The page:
These pictures show what was acceptable in the 1980s at Spring Break. Mostly from Daytona Beach and Fort Lauderdale, these show a party scene that seems alien, the kind of en masse binge-drinking you could have before the intervention of social media. Take a look at these images for a quality nostalgia of tiny swimsuits, big hair, and most likely loads of cocaine.
Spring Break is a common feature of college life for many American students, and some consider it to be one of the highlights of the collegiate experience.
While many students use their week-long March vacation to relax and recharge, others use the opportunity to travel to exotic locations and engage in behavior that is often perceived as risky.
The concept of spring break began in 1938 with a swim forum event in Ft. Lauderdale, Florida. By around 1960, however, students had begun to come to the town in great numbers, and local businesses took advantage of this influx by offering specials such as all-you-can-drink beer for $1.50.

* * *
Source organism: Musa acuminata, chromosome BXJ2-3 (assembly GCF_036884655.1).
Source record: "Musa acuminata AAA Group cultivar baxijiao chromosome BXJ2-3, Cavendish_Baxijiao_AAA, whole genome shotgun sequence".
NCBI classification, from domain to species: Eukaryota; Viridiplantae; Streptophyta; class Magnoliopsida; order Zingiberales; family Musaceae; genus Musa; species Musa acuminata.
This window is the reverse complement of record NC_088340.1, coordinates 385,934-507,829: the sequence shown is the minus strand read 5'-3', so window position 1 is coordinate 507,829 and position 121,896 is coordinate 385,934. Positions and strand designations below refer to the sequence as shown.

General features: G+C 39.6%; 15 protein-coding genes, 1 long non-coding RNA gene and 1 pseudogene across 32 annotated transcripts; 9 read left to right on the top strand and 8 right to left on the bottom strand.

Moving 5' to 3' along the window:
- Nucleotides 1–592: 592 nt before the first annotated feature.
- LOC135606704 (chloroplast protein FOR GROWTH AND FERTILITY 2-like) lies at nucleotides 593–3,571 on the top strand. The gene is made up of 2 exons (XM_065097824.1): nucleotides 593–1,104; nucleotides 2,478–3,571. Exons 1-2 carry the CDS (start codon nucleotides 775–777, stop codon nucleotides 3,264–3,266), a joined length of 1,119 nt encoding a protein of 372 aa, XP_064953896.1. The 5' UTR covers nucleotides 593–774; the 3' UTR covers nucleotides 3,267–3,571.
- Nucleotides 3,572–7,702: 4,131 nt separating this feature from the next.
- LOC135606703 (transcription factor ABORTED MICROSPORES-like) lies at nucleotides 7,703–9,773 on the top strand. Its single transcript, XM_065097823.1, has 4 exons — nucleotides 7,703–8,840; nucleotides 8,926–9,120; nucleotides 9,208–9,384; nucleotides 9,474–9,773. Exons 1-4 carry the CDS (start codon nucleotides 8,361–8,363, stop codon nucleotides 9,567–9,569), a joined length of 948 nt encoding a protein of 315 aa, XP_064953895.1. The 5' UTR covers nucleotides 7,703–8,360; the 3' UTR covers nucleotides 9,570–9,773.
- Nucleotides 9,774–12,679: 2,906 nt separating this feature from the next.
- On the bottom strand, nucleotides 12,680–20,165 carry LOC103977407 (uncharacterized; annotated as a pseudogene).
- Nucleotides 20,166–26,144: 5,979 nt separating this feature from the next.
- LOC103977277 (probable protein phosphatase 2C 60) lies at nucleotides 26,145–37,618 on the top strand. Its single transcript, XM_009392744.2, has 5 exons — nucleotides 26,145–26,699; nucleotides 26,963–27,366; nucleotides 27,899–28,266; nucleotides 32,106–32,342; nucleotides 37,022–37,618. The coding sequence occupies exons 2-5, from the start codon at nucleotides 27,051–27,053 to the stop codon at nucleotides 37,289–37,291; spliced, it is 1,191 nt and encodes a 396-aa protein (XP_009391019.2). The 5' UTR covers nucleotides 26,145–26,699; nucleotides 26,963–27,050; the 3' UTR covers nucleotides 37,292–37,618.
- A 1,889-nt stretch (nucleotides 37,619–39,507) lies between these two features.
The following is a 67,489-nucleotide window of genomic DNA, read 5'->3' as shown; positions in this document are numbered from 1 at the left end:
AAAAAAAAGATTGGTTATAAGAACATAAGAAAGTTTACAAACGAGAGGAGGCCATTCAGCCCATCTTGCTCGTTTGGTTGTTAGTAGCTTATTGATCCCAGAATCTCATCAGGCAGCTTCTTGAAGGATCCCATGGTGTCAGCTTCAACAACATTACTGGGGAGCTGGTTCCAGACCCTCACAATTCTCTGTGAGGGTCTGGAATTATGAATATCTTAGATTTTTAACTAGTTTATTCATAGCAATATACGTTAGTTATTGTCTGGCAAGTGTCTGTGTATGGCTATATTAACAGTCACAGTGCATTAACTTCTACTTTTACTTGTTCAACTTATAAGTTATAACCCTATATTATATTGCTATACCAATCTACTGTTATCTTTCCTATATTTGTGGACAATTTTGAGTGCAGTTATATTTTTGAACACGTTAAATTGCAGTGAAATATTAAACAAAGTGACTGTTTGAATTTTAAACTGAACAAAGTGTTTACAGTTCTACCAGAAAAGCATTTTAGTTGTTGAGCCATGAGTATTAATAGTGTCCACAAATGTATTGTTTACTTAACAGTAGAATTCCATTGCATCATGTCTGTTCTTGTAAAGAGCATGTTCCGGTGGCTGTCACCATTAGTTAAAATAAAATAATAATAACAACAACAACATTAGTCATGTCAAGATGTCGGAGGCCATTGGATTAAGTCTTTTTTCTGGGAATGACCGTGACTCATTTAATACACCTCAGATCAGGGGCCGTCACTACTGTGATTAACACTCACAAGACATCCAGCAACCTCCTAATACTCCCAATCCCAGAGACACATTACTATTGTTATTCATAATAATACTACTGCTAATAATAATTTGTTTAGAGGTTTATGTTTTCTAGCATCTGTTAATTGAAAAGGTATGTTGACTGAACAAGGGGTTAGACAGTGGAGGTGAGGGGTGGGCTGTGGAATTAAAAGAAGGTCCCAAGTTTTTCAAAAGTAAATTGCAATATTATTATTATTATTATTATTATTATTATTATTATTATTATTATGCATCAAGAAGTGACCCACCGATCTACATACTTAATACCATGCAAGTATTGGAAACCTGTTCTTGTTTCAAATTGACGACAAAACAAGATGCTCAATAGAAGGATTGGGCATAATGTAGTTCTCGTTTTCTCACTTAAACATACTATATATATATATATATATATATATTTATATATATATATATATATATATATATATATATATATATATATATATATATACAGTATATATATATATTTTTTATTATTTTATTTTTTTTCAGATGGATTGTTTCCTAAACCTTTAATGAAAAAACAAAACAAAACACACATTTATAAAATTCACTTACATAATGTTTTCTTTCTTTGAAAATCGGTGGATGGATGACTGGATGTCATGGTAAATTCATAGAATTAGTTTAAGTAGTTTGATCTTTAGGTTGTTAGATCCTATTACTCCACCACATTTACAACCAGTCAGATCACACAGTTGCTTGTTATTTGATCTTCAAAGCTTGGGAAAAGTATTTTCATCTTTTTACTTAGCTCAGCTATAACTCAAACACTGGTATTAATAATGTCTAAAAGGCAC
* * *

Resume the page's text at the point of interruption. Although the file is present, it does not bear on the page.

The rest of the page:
Eventually, the town gained the nickname “Ft. Liquordale” and became the primary destination for students interested in partying during spring break for years to come.
As the crowds became larger year over year, they also became more difficult to control. By 1985 more than 370,000 students were traveling to Ft. Lauderdale to enjoy their spring breaks.
However, rowdy behavior led to at least 2,500 student arrests that year, and the events surrounding spring break were finally shut down by local officials.
Drinking on the beaches was prohibited, and students were informed that they were no longer welcome to the city.
However, a number of alternative locations quickly rose to become primary spring break destinations thereafter (such as Daytona Beach, Florida and Cancun, Mexico).
(Photo credit: Visions of America / Universal Images Group).